A story of Ahu and Ahuahu and their family in a Maori village in Aotearoa during European settlement of New
Zealand. (Click on Ahu in
the labels bar for previous posts)
When Ahuahu and Tiemi reached Aotea’s whare
instead of happiness there was sadness and wailing for Ruaimoko, Hoku’s father
had died in the night. His body was laid out on the floor in the adjacent
dwelling where Mahuika his wife was alternately laying down beside him or then
kneeling and rocking to and fro in her grief and crying out for the gods to
take care of him as he looked for them. She had already cut her face and her
tears rolled through the blood and streaked her chin and dripped down onto her
garment. Other women were there with her singing a song of mourning as Ahuahu
went in and kneeled by the body and took Ruaimoko’s hand and laid his head
against it. He spoke a few words to him rubbed noses with him for the last time
then turned and hugged Mahuika to him and rubbed noses with her and with his
fingers smoothed her hair back from her face. She looked at him and nodded and
said “Ahuahu he loved no man more than you. He gave your son his precious
daughter, and he has left you his memories. Carry them with you and do not lose
them. They are our story”. She then let him go and Ahuahu left the whare and
returned to Aotea and Hoku.
Meanwhile Tiemi was embarrassed that he was
there at this time. He turned to Houhia and said “It might be best if I left
you as I may not be welcome at this time.”
Houhia shook her head “Tiemi, you should stay
for if you left now it would show you are not worthy to be my husband as you
did not support my family in their grief. If you want to marry me you must
start to think like a Maori. If I marry you then perhaps I may have to think
like a pakeha too.”
“You will marry me then, Houhia?”
“We should not talk of it at this time Tiemi.
Relax, what is happening here is part of our way of life. What you hear and see
is my life, it tells you what and who I am. It tells you that you will be part
of if my father agrees that we should be married. Today you will see both death
and new life so you are lucky as you will have no doubt what each event means
to us. One day you may even see a wedding ceremony too, ours, if you are
Tiemi looked doubtful as though he no longer
was in control of his actions. Houhia touched him on his arm “Now come and meet
Ahu, Hoku and the new baby.”
Houhia called out for Hoku before she entered
and asked if she could bring in a visitor. Ahu came out and saw Tiemi there and
nodded doubtfully at him. Houhia glanced at Tiemi and nodded twice at him and
he went forward and rubbed noses with her and said “Tena Koe” a little
awkwardly to her.
“Haere Mai” responded Ahu. “You are visiting
us again. Do you want to take away more than plants this time, Tiemi?”
Tiemi blushed, so Ahu smiled. “Come and see
Hoku and Aotea’s baby. It is a little girl whose name is Aotaki.”
Tiemi followed Ahu into the other room and
Hoku had already placed the baby in a sling around her back so that the
constant movement of her mother would reassure her that not much had changed
since she was in the womb. Hoku was busy sorting things out and she looked up
in surprise that Tiemi a pakeha who she had not seen before was in her home.
She sat down on the floor and waited for Ahu to say something.
Ahu announced that this was Tiemi the pakeha
botanist who had come to talk to Ahuahu again. Tiemi carefully approached from
the side and knelt down before her.
“Forgive me for coming today and I am
saddened to learn of the death of your father, but joyful that you have given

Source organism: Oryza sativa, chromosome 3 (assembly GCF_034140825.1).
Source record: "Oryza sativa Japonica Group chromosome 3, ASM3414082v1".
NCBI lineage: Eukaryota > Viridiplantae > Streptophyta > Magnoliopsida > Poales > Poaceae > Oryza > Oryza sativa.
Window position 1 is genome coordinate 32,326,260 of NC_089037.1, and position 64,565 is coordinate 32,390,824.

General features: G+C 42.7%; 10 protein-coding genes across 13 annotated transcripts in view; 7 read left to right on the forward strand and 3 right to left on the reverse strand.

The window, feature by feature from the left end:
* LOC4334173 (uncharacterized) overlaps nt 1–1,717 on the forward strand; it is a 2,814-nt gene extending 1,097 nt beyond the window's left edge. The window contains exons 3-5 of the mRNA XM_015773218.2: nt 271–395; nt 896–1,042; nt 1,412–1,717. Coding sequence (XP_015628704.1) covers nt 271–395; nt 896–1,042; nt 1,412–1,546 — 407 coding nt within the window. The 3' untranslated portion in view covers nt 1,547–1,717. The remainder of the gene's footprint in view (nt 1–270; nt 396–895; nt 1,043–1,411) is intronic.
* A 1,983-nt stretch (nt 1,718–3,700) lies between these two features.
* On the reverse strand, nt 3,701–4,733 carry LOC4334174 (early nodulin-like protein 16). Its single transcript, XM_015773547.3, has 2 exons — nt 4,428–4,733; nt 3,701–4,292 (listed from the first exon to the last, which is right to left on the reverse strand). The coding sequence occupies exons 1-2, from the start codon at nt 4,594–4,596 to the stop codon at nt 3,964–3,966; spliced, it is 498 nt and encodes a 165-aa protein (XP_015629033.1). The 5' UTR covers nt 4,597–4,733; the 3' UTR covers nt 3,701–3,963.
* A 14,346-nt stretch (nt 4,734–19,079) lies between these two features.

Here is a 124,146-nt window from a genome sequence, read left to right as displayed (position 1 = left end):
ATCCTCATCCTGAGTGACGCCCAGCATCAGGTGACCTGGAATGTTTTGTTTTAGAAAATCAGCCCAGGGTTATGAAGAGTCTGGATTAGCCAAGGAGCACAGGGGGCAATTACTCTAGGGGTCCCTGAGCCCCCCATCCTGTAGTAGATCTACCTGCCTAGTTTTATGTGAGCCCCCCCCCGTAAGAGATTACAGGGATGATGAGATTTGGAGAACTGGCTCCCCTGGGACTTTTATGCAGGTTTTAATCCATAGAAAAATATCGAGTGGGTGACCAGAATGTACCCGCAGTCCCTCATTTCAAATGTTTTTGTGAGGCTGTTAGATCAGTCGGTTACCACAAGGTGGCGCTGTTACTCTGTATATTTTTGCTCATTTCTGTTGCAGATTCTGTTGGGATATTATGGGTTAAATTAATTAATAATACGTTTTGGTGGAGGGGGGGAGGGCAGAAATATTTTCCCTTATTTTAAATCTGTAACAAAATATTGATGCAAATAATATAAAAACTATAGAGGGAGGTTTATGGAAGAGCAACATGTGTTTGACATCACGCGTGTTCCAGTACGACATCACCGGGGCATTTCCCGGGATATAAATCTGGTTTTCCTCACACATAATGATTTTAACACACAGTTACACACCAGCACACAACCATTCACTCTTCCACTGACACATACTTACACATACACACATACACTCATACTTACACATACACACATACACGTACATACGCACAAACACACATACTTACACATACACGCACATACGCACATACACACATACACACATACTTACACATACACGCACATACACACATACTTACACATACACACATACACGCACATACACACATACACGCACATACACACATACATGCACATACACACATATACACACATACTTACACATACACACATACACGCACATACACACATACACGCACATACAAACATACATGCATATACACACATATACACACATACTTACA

Aotea a child and that your father knew he had another grandchild before he
died. I hope he will be content now with his gods.”
Hoku nodded in reply.
Tiemi then whispered to Houhia as he sat back
down again. Houhia touched his arm lightly and came forward and told Hoku
“Tiemi is learning about us and he apologises if he says our words incorrectly.
I will try to make him more like a Maori but he is still a little scared of
Hoku then said to Tiemi “We will bury my
father Ruaimoko on the third day after his death in accordance with tradition.
I will be with him tomorrow to allow Mahuika to rest a little while as he must
not be left alone at any time. I have much to say to him. Then when we have
said goodbye we will welcome Aotahi into our ngare the day after. I am trying
not to cry for if I do the baby will know it. She must know how much she is
wanted and what joy she brought my father before he died.
Ahuahu then touched Tiemi on the shoulder and
beckoned him to go outside with him. So Tiemi thanked Hoku for welcoming him in her
home and left the whare with Ahuahu. When they were alone Ahuahu said “Let us
go for a walk on the beach and talk.”
“Ahuahu, I have been much honoured today.
Thank you for making me so welcome and showing me what being a member of your
family is like.” Tiemi then paused then said slowly “You have shown me
that you could accept me into your family, your Pori. What is it can I do for you in return?”
Ahuahu smiled “Convince your people that this
land we live on must not be stolen from us. Ruaimoko knew he would die soon so
he came here from Rocky Outcrop where the pakeha are already digging the
ground outside the village. He did
this trusting this land of ours between Gannet Island
and Black Sands would always remain in our hands so he would be buried with his
people for ever.”
Slowly Tiemi saw the light. “So even if
Houhia agrees to marry me you will not give your permission unless my people,
the pakeha agree they will not take this land from you.”
Ahuahu nodded. “How much is Houhia worth to
you Tiemi? Will you walk away from her when even I can see she has chosen you?”
For two more days Ruaimoko always had someone
with him by night and day. He had much to listen to before he was finally
buried. Even Tiemi sat there for an
hour and spoke to him with Houhia by his side. When they left the whare Houhia
held his hand.